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I have a getPixelColour function:

Color getPixelColor(int x, int y) {
    if(mazeImage == null) System.out.println(":(");
    int pixel = mazeImage.getRGB(x, y);
    int  red = (pixel & 0x00ff0000) >> 16;
    int  green = (pixel & 0x0000ff00) >> 8;
    int  blue = pixel & 0x000000ff;
    return new Color(red,green,blue);

For example a pixel is black, and System.out.println(getPixelColor(x,y) + " " + Color.BLACK); writes java.awt.Color[r=0,g=0,b=0] java.awt.Color[r=0,g=0,b=0]

But getPixelColor(x,y) == Color.BLACK returns false. What's wrong with it?

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If you found any of the below answers helpful you should accept one. As you post more questions members will be reluctant to help you unless you accept useful answers. – darrengorman Apr 7 '12 at 13:26
up vote 4 down vote accepted

You are comparing two different Color objects which will return false (i.e., two different objects at different memory locations).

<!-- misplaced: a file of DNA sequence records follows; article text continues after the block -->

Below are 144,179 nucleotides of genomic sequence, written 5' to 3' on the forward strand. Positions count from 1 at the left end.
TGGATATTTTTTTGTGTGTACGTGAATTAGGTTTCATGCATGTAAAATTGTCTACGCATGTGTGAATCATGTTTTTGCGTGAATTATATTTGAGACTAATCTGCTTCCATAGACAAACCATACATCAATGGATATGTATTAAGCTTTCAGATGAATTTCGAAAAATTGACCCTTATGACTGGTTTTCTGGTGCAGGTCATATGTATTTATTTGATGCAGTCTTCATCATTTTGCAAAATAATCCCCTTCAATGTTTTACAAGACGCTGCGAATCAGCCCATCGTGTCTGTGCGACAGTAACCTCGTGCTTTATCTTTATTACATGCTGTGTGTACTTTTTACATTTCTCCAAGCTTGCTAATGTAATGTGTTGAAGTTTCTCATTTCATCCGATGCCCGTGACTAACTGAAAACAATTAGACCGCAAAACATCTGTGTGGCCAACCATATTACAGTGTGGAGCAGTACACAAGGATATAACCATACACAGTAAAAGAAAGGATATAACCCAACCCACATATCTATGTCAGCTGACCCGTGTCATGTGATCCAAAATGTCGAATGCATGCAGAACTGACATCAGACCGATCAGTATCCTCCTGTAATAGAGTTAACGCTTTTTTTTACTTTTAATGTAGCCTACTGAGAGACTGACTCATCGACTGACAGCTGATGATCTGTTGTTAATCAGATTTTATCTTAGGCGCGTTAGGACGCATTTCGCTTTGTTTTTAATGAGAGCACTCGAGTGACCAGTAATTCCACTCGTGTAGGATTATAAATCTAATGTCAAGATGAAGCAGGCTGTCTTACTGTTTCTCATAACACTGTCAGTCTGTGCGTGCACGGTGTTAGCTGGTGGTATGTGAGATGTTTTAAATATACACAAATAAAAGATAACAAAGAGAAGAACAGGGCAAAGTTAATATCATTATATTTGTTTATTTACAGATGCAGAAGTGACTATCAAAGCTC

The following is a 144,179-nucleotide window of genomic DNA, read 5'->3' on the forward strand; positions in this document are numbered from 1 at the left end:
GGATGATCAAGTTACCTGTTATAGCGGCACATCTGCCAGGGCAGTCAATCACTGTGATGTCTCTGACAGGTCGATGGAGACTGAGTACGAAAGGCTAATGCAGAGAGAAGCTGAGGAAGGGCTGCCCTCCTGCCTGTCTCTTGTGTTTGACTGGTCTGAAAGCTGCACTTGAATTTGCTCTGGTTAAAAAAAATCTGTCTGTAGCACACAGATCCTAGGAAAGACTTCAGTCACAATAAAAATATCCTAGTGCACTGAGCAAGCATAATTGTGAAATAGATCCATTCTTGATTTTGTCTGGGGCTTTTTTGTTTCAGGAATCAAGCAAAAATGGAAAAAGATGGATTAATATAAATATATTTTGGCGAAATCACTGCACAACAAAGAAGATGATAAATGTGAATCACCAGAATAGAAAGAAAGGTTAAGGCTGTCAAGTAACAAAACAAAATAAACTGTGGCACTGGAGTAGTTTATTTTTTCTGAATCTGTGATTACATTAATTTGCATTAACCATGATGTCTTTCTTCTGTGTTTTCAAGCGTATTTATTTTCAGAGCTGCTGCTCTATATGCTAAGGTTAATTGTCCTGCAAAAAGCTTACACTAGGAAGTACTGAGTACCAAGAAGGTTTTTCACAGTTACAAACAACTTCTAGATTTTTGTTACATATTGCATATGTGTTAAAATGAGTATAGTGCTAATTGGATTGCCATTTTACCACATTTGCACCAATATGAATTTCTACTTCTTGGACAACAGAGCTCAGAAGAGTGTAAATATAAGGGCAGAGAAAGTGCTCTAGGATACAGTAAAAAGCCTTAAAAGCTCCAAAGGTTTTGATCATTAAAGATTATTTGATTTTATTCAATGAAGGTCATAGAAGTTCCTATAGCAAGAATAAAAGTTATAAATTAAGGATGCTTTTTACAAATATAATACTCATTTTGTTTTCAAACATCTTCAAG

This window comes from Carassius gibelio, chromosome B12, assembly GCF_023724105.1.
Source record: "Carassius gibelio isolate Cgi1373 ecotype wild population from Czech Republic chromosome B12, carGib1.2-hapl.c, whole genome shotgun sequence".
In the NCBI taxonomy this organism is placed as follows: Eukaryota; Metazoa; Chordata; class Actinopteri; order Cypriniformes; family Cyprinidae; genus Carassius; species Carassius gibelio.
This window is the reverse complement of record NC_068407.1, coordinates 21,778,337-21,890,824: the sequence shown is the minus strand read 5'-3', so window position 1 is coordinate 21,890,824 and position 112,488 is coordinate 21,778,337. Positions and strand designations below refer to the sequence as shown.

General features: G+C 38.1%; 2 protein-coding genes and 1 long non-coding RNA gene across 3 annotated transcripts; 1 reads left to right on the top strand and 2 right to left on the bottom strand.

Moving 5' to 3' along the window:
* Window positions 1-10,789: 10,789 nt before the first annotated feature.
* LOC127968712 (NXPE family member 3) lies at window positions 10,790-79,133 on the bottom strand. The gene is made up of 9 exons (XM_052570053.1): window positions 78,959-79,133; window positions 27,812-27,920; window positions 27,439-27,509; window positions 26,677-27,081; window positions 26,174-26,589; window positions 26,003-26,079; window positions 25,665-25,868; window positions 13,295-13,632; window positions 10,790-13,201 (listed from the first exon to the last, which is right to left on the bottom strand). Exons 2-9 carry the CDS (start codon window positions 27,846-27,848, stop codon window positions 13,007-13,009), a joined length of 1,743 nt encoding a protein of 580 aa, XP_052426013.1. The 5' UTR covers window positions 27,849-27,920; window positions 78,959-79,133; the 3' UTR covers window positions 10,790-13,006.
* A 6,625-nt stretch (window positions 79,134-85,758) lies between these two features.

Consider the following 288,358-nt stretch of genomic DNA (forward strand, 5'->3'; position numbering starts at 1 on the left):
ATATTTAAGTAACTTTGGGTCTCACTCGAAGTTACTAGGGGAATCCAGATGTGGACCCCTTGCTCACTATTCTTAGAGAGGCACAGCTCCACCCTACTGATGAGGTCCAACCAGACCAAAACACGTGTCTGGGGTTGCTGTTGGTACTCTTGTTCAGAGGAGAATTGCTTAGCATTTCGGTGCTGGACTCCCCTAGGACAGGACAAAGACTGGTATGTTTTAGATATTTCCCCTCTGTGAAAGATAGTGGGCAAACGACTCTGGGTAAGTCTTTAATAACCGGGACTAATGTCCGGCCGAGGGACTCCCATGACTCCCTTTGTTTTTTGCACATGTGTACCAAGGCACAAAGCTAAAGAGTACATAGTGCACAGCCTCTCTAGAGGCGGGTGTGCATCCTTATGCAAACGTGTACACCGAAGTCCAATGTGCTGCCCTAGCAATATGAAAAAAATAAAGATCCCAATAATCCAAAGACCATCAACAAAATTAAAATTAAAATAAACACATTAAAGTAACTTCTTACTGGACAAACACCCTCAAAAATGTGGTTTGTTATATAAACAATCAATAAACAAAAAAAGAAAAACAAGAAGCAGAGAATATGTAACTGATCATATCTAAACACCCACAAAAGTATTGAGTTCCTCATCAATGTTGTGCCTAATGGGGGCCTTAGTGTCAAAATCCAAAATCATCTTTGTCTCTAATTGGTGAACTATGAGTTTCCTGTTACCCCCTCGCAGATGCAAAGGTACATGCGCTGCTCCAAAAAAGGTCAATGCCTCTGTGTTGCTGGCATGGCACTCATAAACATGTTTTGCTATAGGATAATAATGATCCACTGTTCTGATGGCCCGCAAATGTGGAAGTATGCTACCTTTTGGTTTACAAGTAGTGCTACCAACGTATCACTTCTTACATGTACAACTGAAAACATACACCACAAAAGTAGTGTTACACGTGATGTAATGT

If you wish to properly compare them, use equals():

getPixelColor(x, y).equals(Color.BLACK);
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That was a stupid question. Thank's, thas helped. – DarkSun Apr 7 '12 at 11:30

Instead of using getPixelColor(x, y) == Color.BLACK try Color.BLACK.equals(getPixelColor(x, y))

You should also read up on the equals method in Java and when it is appropriate to use it vs. the == operator.

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If you do


I'm sure you will get the result you expect.

The == operator in java is reference equality, and since getPixelColor() returns a new instance of Color it'll never == to Color.BLACK as this a static reference to another instance that happens to be the colour black.

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Color is an object and == compares not the contents of the objects but the instances. So there can be several Color objects containing the RGB values (0,0,0).

You want to compare with col1.equals(col2).

You might look around this site and find plenty of other questions regaring == and equals. As an example:

Java String.equals versus ==

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